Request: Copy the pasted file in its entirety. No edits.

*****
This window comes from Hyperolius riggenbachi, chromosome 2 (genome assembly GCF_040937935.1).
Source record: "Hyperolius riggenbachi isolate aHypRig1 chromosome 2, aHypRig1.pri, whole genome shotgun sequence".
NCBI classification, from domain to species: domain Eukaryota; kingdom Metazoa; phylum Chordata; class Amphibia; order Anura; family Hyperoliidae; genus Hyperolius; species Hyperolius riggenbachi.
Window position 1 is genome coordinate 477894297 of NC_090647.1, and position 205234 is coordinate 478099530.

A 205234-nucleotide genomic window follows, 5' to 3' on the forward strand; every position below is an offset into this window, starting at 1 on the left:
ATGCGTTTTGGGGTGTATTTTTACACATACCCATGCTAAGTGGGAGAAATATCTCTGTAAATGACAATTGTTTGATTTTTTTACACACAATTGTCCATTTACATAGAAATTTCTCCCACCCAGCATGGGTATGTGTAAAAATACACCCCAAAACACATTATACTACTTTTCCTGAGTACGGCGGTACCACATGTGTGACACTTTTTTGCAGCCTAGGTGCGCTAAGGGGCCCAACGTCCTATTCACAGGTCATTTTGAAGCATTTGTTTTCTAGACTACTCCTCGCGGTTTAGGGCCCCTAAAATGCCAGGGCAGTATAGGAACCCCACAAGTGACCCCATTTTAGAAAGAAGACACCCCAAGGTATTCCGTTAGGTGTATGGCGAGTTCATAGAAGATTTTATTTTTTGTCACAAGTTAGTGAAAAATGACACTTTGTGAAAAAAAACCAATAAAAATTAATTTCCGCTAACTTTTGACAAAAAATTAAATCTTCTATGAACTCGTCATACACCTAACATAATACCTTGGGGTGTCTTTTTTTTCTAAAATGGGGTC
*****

This window comes from Hyperolius riggenbachi, chromosome 2 (genome assembly GCF_040937935.1).
Source record: "Hyperolius riggenbachi isolate aHypRig1 chromosome 2, aHypRig1.pri, whole genome shotgun sequence".
NCBI classification, from domain to species: domain Eukaryota; kingdom Metazoa; phylum Chordata; class Amphibia; order Anura; family Hyperoliidae; genus Hyperolius; species Hyperolius riggenbachi.
Window position 1 is genome coordinate 477894297 of NC_090647.1, and position 205234 is coordinate 478099530.

A 205234-nucleotide genomic window follows, 5' to 3' on the forward strand; every position below is an offset into this window, starting at 1 on the left:
ATGCGTTTTGGGGTGTATTTTTACACATACCCATGCTAAGTGGGAGAAATATCTCTGTAAATGACAATTGTTTGATTTTTTTACACACAATTGTCCATTTACATAGAAATTTCTCCCACCCAGCATGGGTATGTGTAAAAATACACCCCAAAACACATTATACTACTTTTCCTGAGTACGGCGGTACCACATGTGTGACACTTTTTTGCAGCCTAGGTGCGCTAAGGGGCCCAACGTCCTATTCACAGGTCATTTTGAAGCATTTGTTTTCTAGACTACTCCTCGCGGTTTAGGGCCCCTAAAATGCCAGGGCAGTATAGGAACCCCACAAGTGACCCCATTTTAGAAAGAAGACACCCCAAGGTATTCCGTTAGGTGTATGGCGAGTTCATAGAAGATTTTATTTTTTGTCACAAGTTAGTGAAAAATGACACTTTGTGAAAAAAAACCAATAAAAATTAATTTCCGCTAACTTTTGACAAAAAATTAAATCTTCTATGAACTCGTCATACACCTAACATAATACCTTGGGGTGTCTTTTTTTTCTAAAATGGGGTC